American Taxation

PrintPrintEmailEmailJEAN BAPTISTE COEBERT, THE FINANCIAL GENIUS WHO kept Louis XIVs famously expensive government afloat, once said, “The art of taxation consists in so plucking the goose as to obtain the largest possible amount of feathers with the smallest possible amount of hissing.”

Today the American goose flock, 260 million strong, is hissing furiously over the nation’s federal tax system, and it is not hard to see why. The United States Internal Revenue Code takes up six inches of shelf space in two fat volumes. But that is not the half of it. Federal tax regulations, the Talmud, if you will, to the Torah of the tax code, takes up an additional foot of shelf space in eight volumes. Thousands of accountants and lawyers devote entire careers just to small portions of this behemoth, and no one could possibly know its entirety, not even the Internal Revenue Service. Indeed, it is estimated that one-third of the inquiries made to the IRS’s own 800 help line are answered incorrectly.

Every year the IRS sends out more than eight billion pages of forms and instructions (requiring, at least according to one authority, 293,760 trees to make the paper). Even modest incomes can require an astonishing number of pages of tax forms to report. My own—believe me, modest—income needed sixteen pages for the federal return for 1994, another seven for the state. A friend who comes from a wealthy family and has his own considerable business had a personal return this year that ran to more than four hundred pages.

Meanwhile, corporations have it far worse. Chrysler’s 1991 return, for instance, was a stack of paper six feet high, prepared by fifty-five accountants who worked on nothing else that year. The company is perpetually audited by at least nine IRS agents. Chrysler’s chief tax counsel estimates that it will be ten years before all current matters in dispute between Chrysler and the Internal Revenue Service are settled. And they will be settled, essentially, by negotiation. There simply are no cut-and-dried, right-orwrong answers to the thousands of questions that are raised in a return that has tens of thousands of calculations that are required by a law that has hundreds of thousands of provisions, exemptions, provisos, interpretations, and internal contradictions.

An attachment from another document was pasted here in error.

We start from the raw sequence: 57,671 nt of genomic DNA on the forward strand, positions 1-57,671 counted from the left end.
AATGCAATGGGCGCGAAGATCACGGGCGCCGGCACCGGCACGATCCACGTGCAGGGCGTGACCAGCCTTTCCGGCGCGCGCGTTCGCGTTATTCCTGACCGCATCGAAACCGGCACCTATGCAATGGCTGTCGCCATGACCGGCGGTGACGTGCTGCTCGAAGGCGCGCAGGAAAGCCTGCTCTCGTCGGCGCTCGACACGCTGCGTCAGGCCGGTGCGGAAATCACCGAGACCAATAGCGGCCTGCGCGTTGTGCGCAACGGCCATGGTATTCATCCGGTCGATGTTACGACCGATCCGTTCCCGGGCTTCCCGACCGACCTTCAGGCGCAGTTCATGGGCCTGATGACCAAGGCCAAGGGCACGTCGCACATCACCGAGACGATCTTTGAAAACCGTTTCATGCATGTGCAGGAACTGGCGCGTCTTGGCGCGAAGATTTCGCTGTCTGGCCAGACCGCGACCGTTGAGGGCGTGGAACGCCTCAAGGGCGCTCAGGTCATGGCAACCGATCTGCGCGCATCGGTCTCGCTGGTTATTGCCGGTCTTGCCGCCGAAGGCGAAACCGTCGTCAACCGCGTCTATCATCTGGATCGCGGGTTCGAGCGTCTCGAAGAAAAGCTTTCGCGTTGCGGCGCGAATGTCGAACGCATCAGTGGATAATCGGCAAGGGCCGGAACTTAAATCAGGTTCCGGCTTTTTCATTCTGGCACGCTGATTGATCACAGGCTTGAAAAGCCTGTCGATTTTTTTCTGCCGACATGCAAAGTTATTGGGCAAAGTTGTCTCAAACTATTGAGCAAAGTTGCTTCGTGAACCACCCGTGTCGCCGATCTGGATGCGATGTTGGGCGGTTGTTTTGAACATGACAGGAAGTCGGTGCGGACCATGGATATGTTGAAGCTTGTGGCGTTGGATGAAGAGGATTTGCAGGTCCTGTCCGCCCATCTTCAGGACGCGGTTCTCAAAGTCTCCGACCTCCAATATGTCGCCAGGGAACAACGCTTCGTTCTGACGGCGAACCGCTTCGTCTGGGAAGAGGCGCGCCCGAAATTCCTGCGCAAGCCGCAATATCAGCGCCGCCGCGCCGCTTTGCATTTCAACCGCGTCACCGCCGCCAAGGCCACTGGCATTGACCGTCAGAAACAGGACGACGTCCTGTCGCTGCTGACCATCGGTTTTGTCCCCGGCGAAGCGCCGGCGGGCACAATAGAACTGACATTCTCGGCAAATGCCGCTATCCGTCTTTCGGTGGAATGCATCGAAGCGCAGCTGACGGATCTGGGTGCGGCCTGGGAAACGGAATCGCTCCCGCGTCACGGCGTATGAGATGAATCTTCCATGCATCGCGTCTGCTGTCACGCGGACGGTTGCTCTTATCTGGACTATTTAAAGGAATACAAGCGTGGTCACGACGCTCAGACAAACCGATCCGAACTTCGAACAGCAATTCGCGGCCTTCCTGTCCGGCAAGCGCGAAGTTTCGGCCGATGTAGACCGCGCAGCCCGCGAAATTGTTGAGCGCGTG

FOR MOST OF OUR history—from 1789 until World War I—import duties usually provided most federal revenues.
 

THUS CORPORATIONS AND INDI- vidual taxpayers alike have no certainty whatever that others in similar economic circumstances are paying similar amounts of taxes. The tax code makes tax avoidance (which is perfectly legal and proper) easy and tax evasion (which is a felony) tempting. After all, if the best place to hide a book is in a library, the best place to hide a tax dodge (legal, illegal, or in between) is in the depths of a tax return the size of one or more phone books.

The cost of all this is staggering. Although the IRS spends only about seventy cents for each hundred dollars it collects in taxes, the burden lies principally on tax filers and their employers, who act as unpaid tax gatherers in addition to having to file their own returns. A 1985 IRS-commissioned study estimated that individuals and businesses needed 5.4 billion man-hours to complete and file returns. Had these man-hours been fully compensated, they would have cost $159 billion, or 24.4 percent of the income tax revenues received by the government that year.

To put it all another way, the means by which the federal government raises revenue violates every single principle of sound taxation developed over the more than five thousand years in which taxes have been collected. These principles are no great mystery. Adam Smith listed four of them in the Wealth of Nations more than two hundred years ago. “I. The subjects of every state ought to contribute towards the support of the government . . . in proportion to the revenue which they respectively enjoy under the protection of the state. . . . II. The tax which each individual is bound to pay ought to be certain, and not arbitrary. . . . III. Every tax ought to be levied at the time, or in the manner, in which it is most likely to be convenient for the contributor to pay it. . . . IV. Every tax ought to be so contrived as both to take out and to keep out of the pockets of the people as little as possible, over and above what it brings into the public treasury of the state.” Today, in a heavily taxed, highly industrialized, completely integrated cash economy that Smith never imagined, we might add another: “V. Taxes should distort as little as possible the underlying economy that generates the wealth to pay them.”